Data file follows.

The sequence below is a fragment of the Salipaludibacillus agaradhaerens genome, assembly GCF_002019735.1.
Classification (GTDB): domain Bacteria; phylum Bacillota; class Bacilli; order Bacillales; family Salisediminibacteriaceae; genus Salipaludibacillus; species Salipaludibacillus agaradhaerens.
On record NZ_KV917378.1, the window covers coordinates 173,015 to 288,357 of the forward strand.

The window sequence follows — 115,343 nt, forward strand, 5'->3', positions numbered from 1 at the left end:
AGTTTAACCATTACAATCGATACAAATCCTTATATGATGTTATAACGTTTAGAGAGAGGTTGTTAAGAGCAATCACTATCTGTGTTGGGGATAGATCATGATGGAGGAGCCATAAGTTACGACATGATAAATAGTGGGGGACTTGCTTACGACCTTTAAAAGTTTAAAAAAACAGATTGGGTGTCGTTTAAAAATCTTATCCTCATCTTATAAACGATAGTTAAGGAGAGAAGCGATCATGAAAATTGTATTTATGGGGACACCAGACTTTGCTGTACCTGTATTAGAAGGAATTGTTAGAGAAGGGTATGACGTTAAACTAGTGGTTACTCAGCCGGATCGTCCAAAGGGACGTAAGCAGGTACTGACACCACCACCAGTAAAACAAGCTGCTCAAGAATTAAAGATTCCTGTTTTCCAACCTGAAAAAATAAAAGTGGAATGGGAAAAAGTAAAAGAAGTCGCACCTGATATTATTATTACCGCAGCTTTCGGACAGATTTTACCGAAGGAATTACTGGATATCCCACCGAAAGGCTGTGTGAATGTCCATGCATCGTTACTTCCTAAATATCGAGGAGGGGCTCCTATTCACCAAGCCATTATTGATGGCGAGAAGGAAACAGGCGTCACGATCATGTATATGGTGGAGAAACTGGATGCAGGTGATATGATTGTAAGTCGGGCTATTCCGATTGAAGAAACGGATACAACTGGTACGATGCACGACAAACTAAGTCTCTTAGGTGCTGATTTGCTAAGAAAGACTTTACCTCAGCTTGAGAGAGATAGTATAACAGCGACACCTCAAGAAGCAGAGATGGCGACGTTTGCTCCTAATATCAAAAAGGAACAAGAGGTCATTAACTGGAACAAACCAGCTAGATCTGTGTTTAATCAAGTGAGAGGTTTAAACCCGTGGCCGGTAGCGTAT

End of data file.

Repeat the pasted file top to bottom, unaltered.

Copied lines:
The sequence below is a fragment of the Salipaludibacillus agaradhaerens genome, assembly GCF_002019735.1.
Classification (GTDB): domain Bacteria; phylum Bacillota; class Bacilli; order Bacillales; family Salisediminibacteriaceae; genus Salipaludibacillus; species Salipaludibacillus agaradhaerens.
On record NZ_KV917378.1, the window covers coordinates 173,015 to 288,357 of the forward strand.

The window sequence follows — 115,343 nt, forward strand, 5'->3', positions numbered from 1 at the left end:
AGTTTAACCATTACAATCGATACAAATCCTTATATGATGTTATAACGTTTAGAGAGAGGTTGTTAAGAGCAATCACTATCTGTGTTGGGGATAGATCATGATGGAGGAGCCATAAGTTACGACATGATAAATAGTGGGGGACTTGCTTACGACCTTTAAAAGTTTAAAAAAACAGATTGGGTGTCGTTTAAAAATCTTATCCTCATCTTATAAACGATAGTTAAGGAGAGAAGCGATCATGAAAATTGTATTTATGGGGACACCAGACTTTGCTGTACCTGTATTAGAAGGAATTGTTAGAGAAGGGTATGACGTTAAACTAGTGGTTACTCAGCCGGATCGTCCAAAGGGACGTAAGCAGGTACTGACACCACCACCAGTAAAACAAGCTGCTCAAGAATTAAAGATTCCTGTTTTCCAACCTGAAAAAATAAAAGTGGAATGGGAAAAAGTAAAAGAAGTCGCACCTGATATTATTATTACCGCAGCTTTCGGACAGATTTTACCGAAGGAATTACTGGATATCCCACCGAAAGGCTGTGTGAATGTCCATGCATCGTTACTTCCTAAATATCGAGGAGGGGCTCCTATTCACCAAGCCATTATTGATGGCGAGAAGGAAACAGGCGTCACGATCATGTATATGGTGGAGAAACTGGATGCAGGTGATATGATTGTAAGTCGGGCTATTCCGATTGAAGAAACGGATACAACTGGTACGATGCACGACAAACTAAGTCTCTTAGGTGCTGATTTGCTAAGAAAGACTTTACCTCAGCTTGAGAGAGATAGTATAACAGCGACACCTCAAGAAGCAGAGATGGCGACGTTTGCTCCTAATATCAAAAAGGAACAAGAGGTCATTAACTGGAACAAACCAGCTAGATCTGTGTTTAATCAAGTGAGAGGTTTAAACCCGTGGCCGGTAGCGTAT